FARC leader Simon Trinidad will not be pardoned by the government of the United States. This was confirmed by the newspaper El Tiempo after obtaining information from a senior official at the US State Department, who denied any possibility that Obama would release the guerrilla as requested by both the FARC and the Santos administration.
Simon Trinidad possible release was first discussed after the guerrillas requested it from the Colombian government. However, it was out of the Colombian government’s hands, as Trinidad is currently in a supermax prison in the United States serving a 60 year sentence for the kidnapping of three Americans at the hands of the FARC guerrillas in southeastern Colombia.
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Although Obama has the legal authority to grant a pardon Trinidad, due to special executive powers in the American legal system, he will not exercise his powers on this occasion, according to reporter Sergio Gómez Maseri, who is the Washington correspondent for El Tiempo, and who had first hand information from a United States government source.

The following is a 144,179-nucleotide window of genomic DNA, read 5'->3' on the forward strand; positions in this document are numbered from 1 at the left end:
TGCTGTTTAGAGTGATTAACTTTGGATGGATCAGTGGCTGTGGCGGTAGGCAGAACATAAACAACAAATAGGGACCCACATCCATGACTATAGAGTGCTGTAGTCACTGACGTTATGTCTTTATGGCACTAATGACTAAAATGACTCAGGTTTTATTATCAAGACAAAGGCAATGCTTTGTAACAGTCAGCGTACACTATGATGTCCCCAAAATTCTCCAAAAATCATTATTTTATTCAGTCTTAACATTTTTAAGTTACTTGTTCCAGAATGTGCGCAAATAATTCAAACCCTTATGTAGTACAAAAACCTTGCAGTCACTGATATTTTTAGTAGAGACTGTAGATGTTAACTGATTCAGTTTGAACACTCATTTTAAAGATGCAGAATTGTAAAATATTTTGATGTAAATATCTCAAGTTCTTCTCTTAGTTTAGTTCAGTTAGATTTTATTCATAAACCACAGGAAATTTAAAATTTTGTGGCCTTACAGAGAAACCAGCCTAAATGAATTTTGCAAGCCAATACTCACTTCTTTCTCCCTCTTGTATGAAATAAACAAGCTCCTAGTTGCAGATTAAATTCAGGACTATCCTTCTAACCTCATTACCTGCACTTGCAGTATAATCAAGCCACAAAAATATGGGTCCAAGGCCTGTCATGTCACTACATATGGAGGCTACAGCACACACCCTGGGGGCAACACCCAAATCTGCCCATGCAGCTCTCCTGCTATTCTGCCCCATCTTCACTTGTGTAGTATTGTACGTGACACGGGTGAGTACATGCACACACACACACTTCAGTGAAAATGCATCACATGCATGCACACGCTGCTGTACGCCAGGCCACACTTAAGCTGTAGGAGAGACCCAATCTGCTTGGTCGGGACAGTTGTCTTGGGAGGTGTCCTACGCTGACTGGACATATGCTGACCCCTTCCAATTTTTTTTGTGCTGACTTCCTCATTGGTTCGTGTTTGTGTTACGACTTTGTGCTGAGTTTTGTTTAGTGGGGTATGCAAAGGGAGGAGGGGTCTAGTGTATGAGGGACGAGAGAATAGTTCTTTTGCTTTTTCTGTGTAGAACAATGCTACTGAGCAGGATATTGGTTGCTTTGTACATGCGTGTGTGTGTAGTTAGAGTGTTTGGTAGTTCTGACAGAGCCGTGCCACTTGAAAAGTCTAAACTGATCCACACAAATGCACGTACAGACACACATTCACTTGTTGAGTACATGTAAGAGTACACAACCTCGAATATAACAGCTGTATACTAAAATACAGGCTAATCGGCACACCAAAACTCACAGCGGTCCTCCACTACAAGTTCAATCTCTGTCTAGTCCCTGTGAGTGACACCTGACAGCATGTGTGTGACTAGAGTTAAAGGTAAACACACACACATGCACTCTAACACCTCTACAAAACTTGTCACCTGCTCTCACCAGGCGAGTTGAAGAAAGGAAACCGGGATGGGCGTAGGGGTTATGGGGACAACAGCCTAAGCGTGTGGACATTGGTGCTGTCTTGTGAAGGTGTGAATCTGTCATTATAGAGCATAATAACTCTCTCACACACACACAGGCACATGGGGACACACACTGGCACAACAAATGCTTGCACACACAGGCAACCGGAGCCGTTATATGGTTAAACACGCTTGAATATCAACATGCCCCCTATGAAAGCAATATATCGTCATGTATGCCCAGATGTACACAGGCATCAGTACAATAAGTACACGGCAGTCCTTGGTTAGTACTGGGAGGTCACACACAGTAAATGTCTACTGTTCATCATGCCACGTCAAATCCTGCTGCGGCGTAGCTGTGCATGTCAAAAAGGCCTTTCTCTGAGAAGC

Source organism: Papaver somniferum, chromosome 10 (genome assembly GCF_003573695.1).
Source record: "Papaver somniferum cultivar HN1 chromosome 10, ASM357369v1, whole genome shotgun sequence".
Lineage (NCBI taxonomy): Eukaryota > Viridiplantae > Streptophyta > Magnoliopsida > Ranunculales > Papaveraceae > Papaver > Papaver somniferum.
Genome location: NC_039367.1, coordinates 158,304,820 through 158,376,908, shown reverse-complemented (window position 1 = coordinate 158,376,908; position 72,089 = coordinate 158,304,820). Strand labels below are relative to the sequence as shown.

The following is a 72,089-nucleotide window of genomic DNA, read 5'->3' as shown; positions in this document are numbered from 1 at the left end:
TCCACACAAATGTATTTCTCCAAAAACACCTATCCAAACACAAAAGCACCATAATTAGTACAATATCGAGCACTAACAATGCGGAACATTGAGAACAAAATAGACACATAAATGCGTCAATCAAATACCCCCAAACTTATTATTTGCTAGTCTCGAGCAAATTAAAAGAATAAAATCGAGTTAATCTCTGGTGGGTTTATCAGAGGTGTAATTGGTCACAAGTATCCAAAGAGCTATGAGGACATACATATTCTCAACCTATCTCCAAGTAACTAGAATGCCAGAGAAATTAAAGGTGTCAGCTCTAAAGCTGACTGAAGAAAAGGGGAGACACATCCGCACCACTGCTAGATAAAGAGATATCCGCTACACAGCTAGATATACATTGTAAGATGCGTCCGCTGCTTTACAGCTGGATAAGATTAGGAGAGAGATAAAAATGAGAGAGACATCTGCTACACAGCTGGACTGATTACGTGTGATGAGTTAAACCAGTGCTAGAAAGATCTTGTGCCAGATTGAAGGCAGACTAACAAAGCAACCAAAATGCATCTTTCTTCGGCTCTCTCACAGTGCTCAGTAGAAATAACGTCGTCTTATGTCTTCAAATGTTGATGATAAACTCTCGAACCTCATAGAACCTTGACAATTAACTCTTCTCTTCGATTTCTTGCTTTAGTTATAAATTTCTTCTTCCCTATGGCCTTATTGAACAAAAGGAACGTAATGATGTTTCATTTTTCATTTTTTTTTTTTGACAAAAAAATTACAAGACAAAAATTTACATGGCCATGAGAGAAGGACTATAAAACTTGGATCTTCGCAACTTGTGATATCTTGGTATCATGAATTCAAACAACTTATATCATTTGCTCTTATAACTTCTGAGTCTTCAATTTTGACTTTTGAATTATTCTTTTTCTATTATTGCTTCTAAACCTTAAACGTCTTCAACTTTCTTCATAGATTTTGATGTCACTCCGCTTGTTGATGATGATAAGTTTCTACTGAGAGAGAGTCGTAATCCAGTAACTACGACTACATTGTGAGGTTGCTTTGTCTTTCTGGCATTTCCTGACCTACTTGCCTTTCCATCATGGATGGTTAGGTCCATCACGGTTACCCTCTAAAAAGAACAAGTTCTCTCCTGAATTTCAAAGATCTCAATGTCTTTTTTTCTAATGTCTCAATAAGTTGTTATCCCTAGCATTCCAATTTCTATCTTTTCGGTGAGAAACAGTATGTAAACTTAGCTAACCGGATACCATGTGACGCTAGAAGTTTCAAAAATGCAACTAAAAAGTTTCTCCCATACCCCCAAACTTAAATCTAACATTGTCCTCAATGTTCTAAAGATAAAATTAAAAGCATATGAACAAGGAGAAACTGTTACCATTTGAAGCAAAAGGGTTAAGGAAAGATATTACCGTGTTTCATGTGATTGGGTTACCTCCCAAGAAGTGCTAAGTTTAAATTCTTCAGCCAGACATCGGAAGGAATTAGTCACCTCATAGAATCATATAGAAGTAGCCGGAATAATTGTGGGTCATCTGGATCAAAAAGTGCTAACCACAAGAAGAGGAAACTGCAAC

Some had hoped that Simon Trinidad could facilitated as a gesture of support from the US government for the Santos-FARC agreement.
Simon Trinidad’s possible pardon by Obama, who has just 11 days remaining in his presidential term, generated outrage from Republican congressmen like Marco Rubio and Lindsey Graham who warned of possible reprisals against the agreement if the the high-ranking guerrilla was released.
The Republicans mainly threatened to jeopardize the extensive package of economic aid that the United States plans to offer Colombia in order to finance the implementation of the Santos-FARC agreement. Republicans currently control both the House and the Senate, and have significant power over financial appropriations in the context of foreign policy.
Barack Obama was a strong proponent of the Santos-FARC agreement. It remains to be seen how Donald Trump’s recent election will impact the ongoing negotiations, which were voted down by the Colombian people, and subsequently approved in an altered form by the Colombian Congress.
Source: El Tiempo